I read these texts that once provided me a “solid” answer to how the world came about (and a pride and arrogance that anyone who believed otherwise was simply wrong!). But now I have more questions and puzzles and turn to a God who is bigger than I ever could have imagined. Why does God have to create a world in a way I understand it? Why not create it with a beautiful mystery that keeps me exploring and in awe? Who am I to think that I could comprehend the ways of God?

I am admittedly quite ignorant when it comes to the “facts” of evolution and yes, some of these things seem bizarre to me. I have trouble with the “accident” language, and while I see some similarities, I struggle to see that we came from apes. But that is not my scientific mind speaking – it is my deep love of Genesis 1-2 that speak of God intentionally creating mankind as separate and special from the rest of creation. I’m not trying to defend or reject evolution here – anyone steeped in knowledge could very quickly pull apart any arguments that I have to make. But lately I have been wondering, why not? If God is who I say He is – capable of all things – who am I to say that I find it impossible to believe in the tenets of evolution, therefore it must be false? who am I to say that God’s ways must conform to my constructed view of the world and how science is recorded? What if, God created a world that continued to create and recreate and transform? What if God set the whole world into motion with free will?

I think of what I am able to create and every once in awhile I produce a “masterpiece” (typically a piece of writing that gets shared around the world). A few days later – if even that – site stats go down and that masterpiece gets archived and, probably forgotten. Maybe one day I’ll produce something cool enough that people quote in books and articles to come. In just thinking about this, I get excited about my work of art taking on a life of its own. What if it is the same with God? What if he sets into motion the world and then sits back for a moment and watches creation recreate? What if he takes pleasure in watching his creation continue to create and develop? Of course, we all know creation doesn’t always create beauty and wonder – thankfully God doesn’t step back from creation but get his hands messy in the dirt and walks in the garden with us.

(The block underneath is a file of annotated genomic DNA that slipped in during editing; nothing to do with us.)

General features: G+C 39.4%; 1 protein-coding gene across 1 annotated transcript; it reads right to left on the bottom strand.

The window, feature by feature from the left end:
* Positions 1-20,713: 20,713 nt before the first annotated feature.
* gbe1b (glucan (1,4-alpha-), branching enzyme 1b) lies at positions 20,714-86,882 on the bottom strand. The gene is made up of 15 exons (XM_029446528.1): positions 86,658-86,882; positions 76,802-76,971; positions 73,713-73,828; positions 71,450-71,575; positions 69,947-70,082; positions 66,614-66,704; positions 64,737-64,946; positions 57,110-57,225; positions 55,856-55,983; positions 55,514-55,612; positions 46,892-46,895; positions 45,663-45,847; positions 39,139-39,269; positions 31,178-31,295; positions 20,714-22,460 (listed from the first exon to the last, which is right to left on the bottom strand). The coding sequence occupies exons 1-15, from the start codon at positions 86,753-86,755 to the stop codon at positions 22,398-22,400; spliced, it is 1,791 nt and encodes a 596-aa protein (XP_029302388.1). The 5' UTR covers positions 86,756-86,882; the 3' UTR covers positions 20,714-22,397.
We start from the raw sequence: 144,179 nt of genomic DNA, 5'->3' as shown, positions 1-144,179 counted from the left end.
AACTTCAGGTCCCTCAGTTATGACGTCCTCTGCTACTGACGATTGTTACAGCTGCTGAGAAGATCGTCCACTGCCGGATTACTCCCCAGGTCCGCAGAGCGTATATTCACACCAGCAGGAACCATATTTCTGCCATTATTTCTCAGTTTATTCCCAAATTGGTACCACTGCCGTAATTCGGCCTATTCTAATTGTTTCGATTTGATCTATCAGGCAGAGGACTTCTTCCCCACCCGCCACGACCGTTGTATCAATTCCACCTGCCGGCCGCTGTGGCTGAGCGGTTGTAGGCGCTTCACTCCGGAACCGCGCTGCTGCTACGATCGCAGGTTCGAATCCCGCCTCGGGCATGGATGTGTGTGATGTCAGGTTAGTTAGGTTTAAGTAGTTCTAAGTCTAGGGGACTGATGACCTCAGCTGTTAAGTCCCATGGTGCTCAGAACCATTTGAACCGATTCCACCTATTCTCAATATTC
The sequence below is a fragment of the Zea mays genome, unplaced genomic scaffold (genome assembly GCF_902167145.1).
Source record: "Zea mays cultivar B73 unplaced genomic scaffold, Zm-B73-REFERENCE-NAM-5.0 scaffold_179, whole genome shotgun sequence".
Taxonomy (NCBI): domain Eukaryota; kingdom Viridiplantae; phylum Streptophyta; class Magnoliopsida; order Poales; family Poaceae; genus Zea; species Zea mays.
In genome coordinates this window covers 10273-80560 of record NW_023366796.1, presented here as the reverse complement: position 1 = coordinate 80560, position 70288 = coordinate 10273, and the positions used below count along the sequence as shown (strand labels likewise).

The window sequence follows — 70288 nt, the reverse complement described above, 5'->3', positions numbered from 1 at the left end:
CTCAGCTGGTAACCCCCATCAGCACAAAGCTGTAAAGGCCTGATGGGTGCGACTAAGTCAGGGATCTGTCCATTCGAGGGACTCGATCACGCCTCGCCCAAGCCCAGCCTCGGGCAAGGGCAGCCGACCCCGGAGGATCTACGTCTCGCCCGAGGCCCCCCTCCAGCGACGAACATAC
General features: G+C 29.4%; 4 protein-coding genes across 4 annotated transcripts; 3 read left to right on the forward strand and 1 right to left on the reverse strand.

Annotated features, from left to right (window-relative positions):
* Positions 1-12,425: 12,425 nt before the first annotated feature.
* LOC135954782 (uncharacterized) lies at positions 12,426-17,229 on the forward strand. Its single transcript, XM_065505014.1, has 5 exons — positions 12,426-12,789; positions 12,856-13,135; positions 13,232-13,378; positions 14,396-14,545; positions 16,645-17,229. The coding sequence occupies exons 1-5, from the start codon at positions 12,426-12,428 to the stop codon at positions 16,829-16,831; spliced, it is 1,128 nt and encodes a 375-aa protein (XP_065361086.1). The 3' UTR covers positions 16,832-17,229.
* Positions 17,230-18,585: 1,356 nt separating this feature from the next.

It makes me sad that my linear approach to Scripture would have missed this. it makes me sad that I was once content with an arrogant assurance of knowing God’s ways when finding myself in the vast mystery is a much more beautiful place. I wonder if awe is more the point than literal answers? If such a reading is more faithful because it expands the horizons of possibility of who God is?

It reminds me of a few lines of simple words from worship song writer Matt Redman

You are God in heaven, and here am I on earth. So I’ll let my words be few. Jesus I am so in awe of you

Maybe that is the point of Scripture – to see God in all his splendour and glory and mystery. And to see how limited my own understanding and ability is. And to stand before God not with words and answers, but in a humble awe.


Tonight was a beautiful and meaningful night. Friends and family members gathered in a small chapel to mark the end of a chapter, to pray for the beginning of a new one, and to Praise the Author of our stories. It has been a creative and redemptive process preparing for this night – from choosing the songs, preparing the liturgy, choosing the passages to be read. Oh how I deliberated over what Scripture should be chosen. But on Friday, I sat at work with a book and felt God say “this one.” I looked it up (Luke 23:32-43) and decided that it fit. And then I felt God say, “And you will speak”. Now I came up with every excuse in the book. And God gently spoke into each reason I offered.